Electric Brae

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The road that appears to be running downhill is actually running uphill, and vice versa. Photographs taken from the middle of the brae.
For the novel, see Electric Brae (novel).

The Electric Brae is a gravity hill in Ayrshire, Scotland, where cars appear to be drawn uphill by some mysterious attraction. The Lowland Scots word brae means a hill-slope or brow (with which it is cognate), and the "electric" name was given when electricity was a new technology associated with strange forces.

There is more than one stretch of road known as Electric Brae, but the most famous is on the A719, south of Dunure, not far from Ayr, between Drumshrang and Knoweside.[1] Though the road appears to be running uphill, a suitably free-running vehicle will slowly move off from a standstill. It was widely believed that vehicles were being propelled uphill by a mysterious magnetic force, but the road's apparently uphill slope is an optical illusion.[1] Metal road signs which used to mark the place have tended to be taken by visitors, and have been replaced by a stone inscribed with an explanation of the phenomenon.[a]

During the Second World War, the brae was visited by many American personnel from the air-base at Prestwick, and General Dwight D Eisenhower, who had a flat at nearby Culzean Castle, took visitors to see the phenomenon. In 1992 the name was brought wider fame by the novel Electric Brae by Andrew Greig. The name has also been applied to other slopes in Scotland. This phenomenon has also been observed elsewhere in the world, for example outside the Garda station in Blackrock in Dublin, Ireland.[2]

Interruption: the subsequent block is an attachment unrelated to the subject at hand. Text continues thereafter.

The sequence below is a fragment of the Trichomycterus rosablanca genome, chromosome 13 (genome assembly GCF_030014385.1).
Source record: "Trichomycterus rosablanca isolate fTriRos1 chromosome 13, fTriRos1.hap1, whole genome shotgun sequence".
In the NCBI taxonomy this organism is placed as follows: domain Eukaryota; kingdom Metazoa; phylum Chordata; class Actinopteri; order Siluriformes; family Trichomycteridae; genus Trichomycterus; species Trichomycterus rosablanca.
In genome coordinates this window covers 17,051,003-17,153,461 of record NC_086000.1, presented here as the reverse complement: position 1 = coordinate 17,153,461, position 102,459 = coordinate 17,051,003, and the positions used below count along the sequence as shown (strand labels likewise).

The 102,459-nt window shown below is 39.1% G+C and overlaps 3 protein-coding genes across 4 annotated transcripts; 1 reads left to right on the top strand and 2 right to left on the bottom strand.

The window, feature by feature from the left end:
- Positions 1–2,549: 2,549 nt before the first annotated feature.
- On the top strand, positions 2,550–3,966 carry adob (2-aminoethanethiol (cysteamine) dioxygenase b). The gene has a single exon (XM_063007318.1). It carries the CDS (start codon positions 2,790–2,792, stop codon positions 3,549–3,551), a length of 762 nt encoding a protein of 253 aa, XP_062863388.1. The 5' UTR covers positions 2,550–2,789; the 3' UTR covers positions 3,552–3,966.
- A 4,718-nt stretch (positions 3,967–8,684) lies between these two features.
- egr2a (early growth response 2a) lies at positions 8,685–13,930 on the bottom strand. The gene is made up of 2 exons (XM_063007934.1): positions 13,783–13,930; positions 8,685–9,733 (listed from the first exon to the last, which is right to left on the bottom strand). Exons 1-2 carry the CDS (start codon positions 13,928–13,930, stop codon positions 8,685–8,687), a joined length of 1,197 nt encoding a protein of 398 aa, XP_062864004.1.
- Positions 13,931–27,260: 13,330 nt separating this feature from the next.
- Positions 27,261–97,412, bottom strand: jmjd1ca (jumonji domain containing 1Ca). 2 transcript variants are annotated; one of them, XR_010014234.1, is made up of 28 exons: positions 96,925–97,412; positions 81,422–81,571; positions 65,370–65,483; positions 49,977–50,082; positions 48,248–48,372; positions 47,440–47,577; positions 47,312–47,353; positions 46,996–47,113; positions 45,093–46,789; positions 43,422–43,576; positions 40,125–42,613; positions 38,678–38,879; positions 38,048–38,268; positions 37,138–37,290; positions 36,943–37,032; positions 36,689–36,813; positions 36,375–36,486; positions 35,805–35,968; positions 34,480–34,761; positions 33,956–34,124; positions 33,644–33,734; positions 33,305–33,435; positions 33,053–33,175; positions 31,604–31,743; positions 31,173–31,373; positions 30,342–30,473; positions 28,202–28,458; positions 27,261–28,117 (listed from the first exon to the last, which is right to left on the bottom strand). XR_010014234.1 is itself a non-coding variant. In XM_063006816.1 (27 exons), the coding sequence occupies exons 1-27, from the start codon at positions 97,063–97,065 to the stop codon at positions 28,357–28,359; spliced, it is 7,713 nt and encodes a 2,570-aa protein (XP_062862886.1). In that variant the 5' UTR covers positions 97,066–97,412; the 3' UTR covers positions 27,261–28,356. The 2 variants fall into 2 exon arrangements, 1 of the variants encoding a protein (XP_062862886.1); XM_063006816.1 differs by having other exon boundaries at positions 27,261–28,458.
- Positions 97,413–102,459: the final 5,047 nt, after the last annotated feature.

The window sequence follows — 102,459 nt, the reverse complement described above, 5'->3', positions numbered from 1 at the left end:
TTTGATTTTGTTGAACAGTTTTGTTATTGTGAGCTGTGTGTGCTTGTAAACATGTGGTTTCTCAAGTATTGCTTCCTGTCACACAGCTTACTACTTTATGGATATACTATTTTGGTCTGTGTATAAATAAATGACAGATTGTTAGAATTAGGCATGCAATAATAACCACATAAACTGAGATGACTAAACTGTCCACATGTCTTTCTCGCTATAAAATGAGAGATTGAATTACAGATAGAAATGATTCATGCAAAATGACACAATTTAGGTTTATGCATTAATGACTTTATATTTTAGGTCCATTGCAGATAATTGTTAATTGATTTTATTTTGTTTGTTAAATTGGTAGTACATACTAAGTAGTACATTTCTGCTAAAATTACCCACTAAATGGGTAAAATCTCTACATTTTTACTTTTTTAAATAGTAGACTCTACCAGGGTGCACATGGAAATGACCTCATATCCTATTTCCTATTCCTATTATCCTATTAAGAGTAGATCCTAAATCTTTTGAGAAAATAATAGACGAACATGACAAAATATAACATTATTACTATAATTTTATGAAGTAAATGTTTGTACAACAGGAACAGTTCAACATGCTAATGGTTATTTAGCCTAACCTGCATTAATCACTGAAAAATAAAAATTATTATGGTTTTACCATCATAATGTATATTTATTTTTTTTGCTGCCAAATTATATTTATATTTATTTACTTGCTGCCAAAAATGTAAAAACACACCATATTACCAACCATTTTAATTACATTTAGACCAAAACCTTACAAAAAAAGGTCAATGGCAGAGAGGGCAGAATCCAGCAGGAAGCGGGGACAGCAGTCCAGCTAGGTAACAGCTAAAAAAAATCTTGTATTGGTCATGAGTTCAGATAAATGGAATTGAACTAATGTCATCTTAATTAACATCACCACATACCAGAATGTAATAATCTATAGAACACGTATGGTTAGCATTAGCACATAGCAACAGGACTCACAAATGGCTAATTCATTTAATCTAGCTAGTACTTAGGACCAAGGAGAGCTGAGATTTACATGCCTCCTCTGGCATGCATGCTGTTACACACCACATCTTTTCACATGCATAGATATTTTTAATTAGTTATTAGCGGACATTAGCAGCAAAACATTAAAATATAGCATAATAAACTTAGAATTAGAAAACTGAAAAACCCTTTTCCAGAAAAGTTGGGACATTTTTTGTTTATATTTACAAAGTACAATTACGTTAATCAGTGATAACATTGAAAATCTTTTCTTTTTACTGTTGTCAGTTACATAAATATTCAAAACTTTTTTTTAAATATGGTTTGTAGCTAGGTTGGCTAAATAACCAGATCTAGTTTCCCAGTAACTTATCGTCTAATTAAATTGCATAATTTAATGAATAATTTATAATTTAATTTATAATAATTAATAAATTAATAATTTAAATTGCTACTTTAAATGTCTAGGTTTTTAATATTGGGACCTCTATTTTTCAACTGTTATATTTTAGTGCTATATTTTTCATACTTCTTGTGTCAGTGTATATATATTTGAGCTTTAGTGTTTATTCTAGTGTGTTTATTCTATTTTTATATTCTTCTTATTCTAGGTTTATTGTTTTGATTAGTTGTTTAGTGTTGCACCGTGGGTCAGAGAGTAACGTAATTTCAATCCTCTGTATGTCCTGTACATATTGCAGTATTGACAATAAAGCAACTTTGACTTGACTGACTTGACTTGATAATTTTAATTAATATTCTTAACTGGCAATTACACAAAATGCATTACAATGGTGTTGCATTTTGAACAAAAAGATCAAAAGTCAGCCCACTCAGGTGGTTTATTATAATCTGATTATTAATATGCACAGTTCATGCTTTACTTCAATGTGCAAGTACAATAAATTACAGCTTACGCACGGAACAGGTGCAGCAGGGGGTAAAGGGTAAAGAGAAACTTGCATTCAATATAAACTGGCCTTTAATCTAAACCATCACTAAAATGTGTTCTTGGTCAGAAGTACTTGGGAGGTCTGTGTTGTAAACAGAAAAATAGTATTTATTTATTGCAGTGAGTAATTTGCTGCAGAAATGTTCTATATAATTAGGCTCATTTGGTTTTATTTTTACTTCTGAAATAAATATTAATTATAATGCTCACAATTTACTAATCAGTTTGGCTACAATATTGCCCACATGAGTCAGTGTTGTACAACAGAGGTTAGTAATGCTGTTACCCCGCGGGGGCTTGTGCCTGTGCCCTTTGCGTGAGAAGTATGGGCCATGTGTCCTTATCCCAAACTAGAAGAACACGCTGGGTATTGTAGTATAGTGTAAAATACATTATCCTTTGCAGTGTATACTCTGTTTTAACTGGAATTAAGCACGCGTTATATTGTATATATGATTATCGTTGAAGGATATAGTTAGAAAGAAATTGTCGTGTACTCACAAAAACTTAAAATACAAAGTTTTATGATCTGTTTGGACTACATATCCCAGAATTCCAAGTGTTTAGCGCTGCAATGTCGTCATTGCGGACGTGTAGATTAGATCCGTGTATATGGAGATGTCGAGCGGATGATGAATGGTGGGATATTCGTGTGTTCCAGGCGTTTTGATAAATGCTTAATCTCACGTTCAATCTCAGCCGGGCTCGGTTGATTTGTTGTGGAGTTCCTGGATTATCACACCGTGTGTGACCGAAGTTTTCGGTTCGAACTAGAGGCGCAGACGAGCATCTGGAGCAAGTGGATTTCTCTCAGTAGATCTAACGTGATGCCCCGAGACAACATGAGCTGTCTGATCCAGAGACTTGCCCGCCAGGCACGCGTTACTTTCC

Explanation[edit]

There are hundreds of gravity hill locations around the world - see list of gravity hills. The explanation often given for the phenomenon is that of a visual illusion, similar to the well-known Ames room, in which balls can also appear to roll against gravity.

References[edit]

The stone at the Electric Brae

Notes

  1. ^ The inscription on the stone reads:

    The ELECTRIC BRAE, known locally as 'CROY BRAE'
    This runs the quarter mile from the bend overlooking Croy railway viaduct in the west (286 feet Above Ordnance Datum) to the wooded Craigencroy Glen (303 feet A.O.D.) to the east. Whilst there is this slope of 1 in 86 upwards from the bend to the Glen, the configuration of the land on either side of the road provides an optical illusion making it look as if the slope is going the other way. Therefore, a stationary car on the road with the brakes off will appear to move slowly uphill. The term "Electric" dates from a time when it was incorrectly thought to be a phenomenon caused by electric or magnetic attraction within the Brae.

Citations

  1. ^ a b Alexander, Marc (2002) A Companion to the Folklore, Myths & Customs of Britain, Sutton Publishing, p.84
  2. ^ Alexander, Marc (2002) A Companion to the Folklore, Myths & Customs of Britain, Sutton Publishing, p.93

External links[edit]

Coordinates: 55°22.85′N 4°45.4167′W / 55.38083°N 4.7569450°W / 55.38083; -4.7569450